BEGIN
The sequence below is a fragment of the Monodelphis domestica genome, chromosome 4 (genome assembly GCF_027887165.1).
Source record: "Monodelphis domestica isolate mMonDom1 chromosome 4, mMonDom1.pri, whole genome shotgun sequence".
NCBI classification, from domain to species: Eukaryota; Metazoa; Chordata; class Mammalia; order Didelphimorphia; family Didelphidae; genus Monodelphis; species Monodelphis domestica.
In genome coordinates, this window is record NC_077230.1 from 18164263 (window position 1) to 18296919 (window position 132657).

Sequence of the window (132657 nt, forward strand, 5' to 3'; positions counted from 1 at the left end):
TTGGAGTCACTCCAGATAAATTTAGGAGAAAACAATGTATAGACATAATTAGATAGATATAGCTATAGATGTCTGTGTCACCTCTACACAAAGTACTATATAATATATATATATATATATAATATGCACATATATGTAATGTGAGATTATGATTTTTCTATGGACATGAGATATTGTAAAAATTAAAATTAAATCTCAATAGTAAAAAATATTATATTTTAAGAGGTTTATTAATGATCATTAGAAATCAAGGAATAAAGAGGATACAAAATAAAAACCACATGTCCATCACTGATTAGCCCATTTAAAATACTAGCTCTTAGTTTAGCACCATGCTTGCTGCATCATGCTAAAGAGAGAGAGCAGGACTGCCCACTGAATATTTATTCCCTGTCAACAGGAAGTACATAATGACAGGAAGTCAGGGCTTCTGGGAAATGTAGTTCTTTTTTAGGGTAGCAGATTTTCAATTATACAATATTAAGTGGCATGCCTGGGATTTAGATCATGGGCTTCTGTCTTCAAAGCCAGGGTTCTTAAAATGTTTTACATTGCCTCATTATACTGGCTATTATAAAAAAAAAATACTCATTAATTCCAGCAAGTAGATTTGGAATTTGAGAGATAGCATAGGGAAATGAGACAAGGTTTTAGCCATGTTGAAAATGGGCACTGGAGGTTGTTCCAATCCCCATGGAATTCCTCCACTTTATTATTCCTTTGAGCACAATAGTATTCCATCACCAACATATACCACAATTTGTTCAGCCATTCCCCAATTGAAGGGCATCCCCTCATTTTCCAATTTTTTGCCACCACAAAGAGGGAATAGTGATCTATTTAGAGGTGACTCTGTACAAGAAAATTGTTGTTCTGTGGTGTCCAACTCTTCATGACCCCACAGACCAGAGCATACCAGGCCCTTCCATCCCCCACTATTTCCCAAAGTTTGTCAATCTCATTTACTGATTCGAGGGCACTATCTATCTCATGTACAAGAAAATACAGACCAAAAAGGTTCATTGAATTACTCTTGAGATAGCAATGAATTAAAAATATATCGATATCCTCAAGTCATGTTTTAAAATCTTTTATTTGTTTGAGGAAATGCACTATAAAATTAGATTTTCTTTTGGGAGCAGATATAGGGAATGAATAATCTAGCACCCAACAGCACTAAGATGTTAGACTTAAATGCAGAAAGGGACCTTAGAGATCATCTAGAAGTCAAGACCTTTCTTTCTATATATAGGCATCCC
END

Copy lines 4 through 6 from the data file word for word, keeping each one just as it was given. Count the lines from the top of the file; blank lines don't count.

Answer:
In genome coordinates, this window is record NC_077230.1 from 18164263 (window position 1) to 18296919 (window position 132657).

Sequence of the window (132657 nt, forward strand, 5' to 3'; positions counted from 1 at the left end):
TTGGAGTCACTCCAGATAAATTTAGGAGAAAACAATGTATAGACATAATTAGATAGATATAGCTATAGATGTCTGTGTCACCTCTACACAAAGTACTATATAATATATATATATATATATAATATGCACATATATGTAATGTGAGATTATGATTTTTCTATGGACATGAGATATTGTAAAAATTAAAATTAAATCTCAATAGTAAAAAATATTATATTTTAAGAGGTTTATTAATGATCATTAGAAATCAAGGAATAAAGAGGATACAAAATAAAAACCACATGTCCATCACTGATTAGCCCATTTAAAATACTAGCTCTTAGTTTAGCACCATGCTTGCTGCATCATGCTAAAGAGAGAGAGCAGGACTGCCCACTGAATATTTATTCCCTGTCAACAGGAAGTACATAATGACAGGAAGTCAGGGCTTCTGGGAAATGTAGTTCTTTTTTAGGGTAGCAGATTTTCAATTATACAATATTAAGTGGCATGCCTGGGATTTAGATCATGGGCTTCTGTCTTCAAAGCCAGGGTTCTTAAAATGTTTTACATTGCCTCATTATACTGGCTATTATAAAAAAAAAATACTCATTAATTCCAGCAAGTAGATTTGGAATTTGAGAGATAGCATAGGGAAATGAGACAAGGTTTTAGCCATGTTGAAAATGGGCACTGGAGGTTGTTCCAATCCCCATGGAATTCCTCCACTTTATTATTCCTTTGAGCACAATAGTATTCCATCACCAACATATACCACAATTTGTTCAGCCATTCCCCAATTGAAGGGCATCCCCTCATTTTCCAATTTTTTGCCACCACAAAGAGGGAATAGTGATCTATTTAGAGGTGACTCTGTACAAGAAAATTGTTGTTCTGTGGTGTCCAACTCTTCATGACCCCACAGACCAGAGCATACCAGGCCCTTCCATCCCCCACTATTTCCCAAAGTTTGTCAATCTCATTTACTGATTCGAGGGCACTATCTATCTCATGTACAAGAAAATACAGACCAAAAAGGTTCATTGAATTACTCTTGAGATAGCAATGAATTAAAAATATATCGATATCCTCAAGTCATGTTTTAAAATCTTTTATTTGTTTGAGGAAATGCACTATAAAATTAGATTTTCTTTTGGGAGCAGATATAGGGAATGAATAATCTAGCACCCAACAGCACTAAGATGTTAGACTTAAATGCAGAAAGGGACCTTAGAGATCATCTAGAAGTCAAGACCTTTCTTTCTATATATAGGCATCCC